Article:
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There is a lot of conflicting information out there on which type of diet is best to lose weight, which ones are safe, and which you should avoid – so much in fact that it can feel like a crapshoot when it comes to choosing one that will work for you.
And, this is especially true when it comes to diets that include fasting.
After all, some people say that fasting is great for you, not only for weight loss but also for enhancing your overall health.
Others, on the other hand, claim that while intermittent fasting (one type of fasting where you fast for 16 hours per day and eat during the other 8) might work, they claim longer-term fasting is dangerous.
So, what’s the truth? How are you supposed to decide what to do?
Well, a new study came up with some pretty amazing results that may give you the answer you need…
Settling the alternate-day fasting debate
In the largest study ever of its kind, researchers at Karl-Franzens University of Graz in Austria looked at the effects of strict alternate-day fasting (ADF) to determine both its safety and possible health benefits.
If you have heard of it before, ADF involves alternating 36 hours of zero-calorie intake with 12 hours of unlimited eating, sometimes for months at a time.
The study consisted of two separate parts.
First, the team followed 60 participants for four weeks who were assigned to either the ADF or a control group, which could eat as much as they wanted. To ensure that the people in the ADF group didn’t take in any calories during their fast days, they underwent continuous glucose monitoring.
For the second part of the study, the researchers looked at a group of 30 people who had already practiced more than six months of strict ADF previous to the study enrollment. And, they compared them to normal, healthy controls who had no fasting experience. This portion of the study was to determine the long-term safety of this type of fasting.
And, not only did the researchers determine that alternate-day fasting is safe, the results came down to this…
“We found that on average, during the 12 hours when they could eat normally, the participants in the ADF group compensated for some of the calories lost from the fasting, but not all,” says Harald Sourij, a professor at the Medical University of Graz. “Overall, they reached a mean calorie restriction of about 35 percent and lost an average of 3.5 kg [7.7 lb.] during four weeks of ADF.”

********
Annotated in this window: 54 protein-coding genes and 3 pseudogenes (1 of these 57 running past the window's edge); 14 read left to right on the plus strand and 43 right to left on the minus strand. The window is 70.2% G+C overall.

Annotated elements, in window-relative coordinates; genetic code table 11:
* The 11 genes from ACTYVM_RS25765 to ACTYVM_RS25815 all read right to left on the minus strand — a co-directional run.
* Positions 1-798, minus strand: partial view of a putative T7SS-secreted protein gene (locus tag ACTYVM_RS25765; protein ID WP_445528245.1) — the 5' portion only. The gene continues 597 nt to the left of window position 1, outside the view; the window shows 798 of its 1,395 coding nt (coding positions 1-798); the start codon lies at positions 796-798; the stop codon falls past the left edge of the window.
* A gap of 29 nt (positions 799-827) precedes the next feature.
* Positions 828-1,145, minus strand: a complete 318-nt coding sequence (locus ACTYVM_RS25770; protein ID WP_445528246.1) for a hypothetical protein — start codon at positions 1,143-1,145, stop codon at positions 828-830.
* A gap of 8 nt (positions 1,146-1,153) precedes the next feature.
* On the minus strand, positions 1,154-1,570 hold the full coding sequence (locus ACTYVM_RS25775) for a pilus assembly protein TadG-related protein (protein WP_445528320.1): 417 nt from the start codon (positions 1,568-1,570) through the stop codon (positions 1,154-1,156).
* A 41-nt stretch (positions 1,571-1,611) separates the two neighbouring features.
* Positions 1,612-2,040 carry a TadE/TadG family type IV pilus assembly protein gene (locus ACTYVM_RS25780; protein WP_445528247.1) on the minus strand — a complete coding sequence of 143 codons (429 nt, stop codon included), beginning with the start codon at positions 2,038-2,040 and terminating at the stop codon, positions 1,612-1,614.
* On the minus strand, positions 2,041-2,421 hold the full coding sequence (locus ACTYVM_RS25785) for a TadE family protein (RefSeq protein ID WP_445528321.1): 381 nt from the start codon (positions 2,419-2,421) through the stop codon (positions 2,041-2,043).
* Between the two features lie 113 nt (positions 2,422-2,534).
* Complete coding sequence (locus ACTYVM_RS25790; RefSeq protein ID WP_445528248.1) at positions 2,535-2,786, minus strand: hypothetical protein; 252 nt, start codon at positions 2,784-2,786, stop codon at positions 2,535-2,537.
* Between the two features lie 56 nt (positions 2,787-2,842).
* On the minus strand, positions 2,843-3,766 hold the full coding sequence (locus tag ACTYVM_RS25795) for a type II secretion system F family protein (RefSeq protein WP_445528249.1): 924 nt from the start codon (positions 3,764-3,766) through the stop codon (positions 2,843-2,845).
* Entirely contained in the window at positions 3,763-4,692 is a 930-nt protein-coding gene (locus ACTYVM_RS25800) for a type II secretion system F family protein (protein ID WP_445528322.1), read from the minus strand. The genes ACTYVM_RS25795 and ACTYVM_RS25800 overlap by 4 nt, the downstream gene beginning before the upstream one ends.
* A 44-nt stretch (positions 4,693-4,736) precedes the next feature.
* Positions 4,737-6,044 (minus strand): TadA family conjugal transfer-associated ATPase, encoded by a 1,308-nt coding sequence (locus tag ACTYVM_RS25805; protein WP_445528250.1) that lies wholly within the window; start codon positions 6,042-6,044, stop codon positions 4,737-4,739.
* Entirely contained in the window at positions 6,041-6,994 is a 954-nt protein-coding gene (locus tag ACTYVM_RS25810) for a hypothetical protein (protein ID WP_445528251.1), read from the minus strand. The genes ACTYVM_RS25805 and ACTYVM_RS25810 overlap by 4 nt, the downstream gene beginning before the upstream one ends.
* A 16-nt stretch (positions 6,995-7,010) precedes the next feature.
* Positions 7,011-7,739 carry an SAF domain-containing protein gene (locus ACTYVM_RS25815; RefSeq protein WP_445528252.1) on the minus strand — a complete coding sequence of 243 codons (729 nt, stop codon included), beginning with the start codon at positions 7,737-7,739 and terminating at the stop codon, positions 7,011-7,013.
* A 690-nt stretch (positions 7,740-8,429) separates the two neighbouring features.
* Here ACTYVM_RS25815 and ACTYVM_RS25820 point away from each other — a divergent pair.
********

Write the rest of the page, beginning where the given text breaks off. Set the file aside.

Yup, alternated day fasting meant an overall reduction of calories consumed of 35 percent and almost an eight-pound loss in just one month.
Increased longevity, decreased disease
And, those weren’t the only benefits of alternate-day fasting…
The researchers also found that the ADF group had:
- Amino acid restriction, which has been shown to extend the lifespan in rodent studies
- Continuous upregulation of ketone bodies, even on non-fasting days (a hallmark of the ketogenic diet), which has been linked to lower risk of cancer, improved heart health, better brain function, and more
- Reduced levels of sICAM-1, a marker linked to age-associated disease and inflammation
- Lowered levels of triiodothyronine, which is associated with increased longevity in humans
- Lowered levels of cholesterol
- Reduced belly fat
The researchers also point out that unlike with regular caloric restriction, which can lead to a decrease in immune function, even after six months of ADF, the immune function in the participants appeared to be stable and strong.
But why exactly does alternate-day fasting works so well?
“The reason might be due to evolutionary biology,” says Frank Madeo, a professor of the Institute of Molecular Biosciences at Karl-Franzens University of Graz in Austria. “Our physiology is familiar with periods of starvation followed by food excesses. It might also be that continuous low-calorie intake hinders the induction of the age-protective autophagy program, which is switched on during fasting breaks.”
So, is alternate-day fasting the right choice for you?
Well, that’s something you’ll have to decide for yourself, but it certainly seems promising. Right now, the researchers are recommending it as a way for obese people to lose the extra pounds as well as in people with diseases driven by inflammation. They also say not to fast if you have a viral infection since your immune system will need immediate energy to fight it off.
If you do decide to try alternate-day fasting, it might be beneficial to talk to your doctor. And remember, it’s 36 hours of fasting, followed by a 12-hour eating window. And remember, your time sleeping is part of that 36 hours.
- Clinical trial shows alternate-day fasting a safe alternative to caloric restriction — Cell Press
- Why is the keto diet good for you? — Medical News Today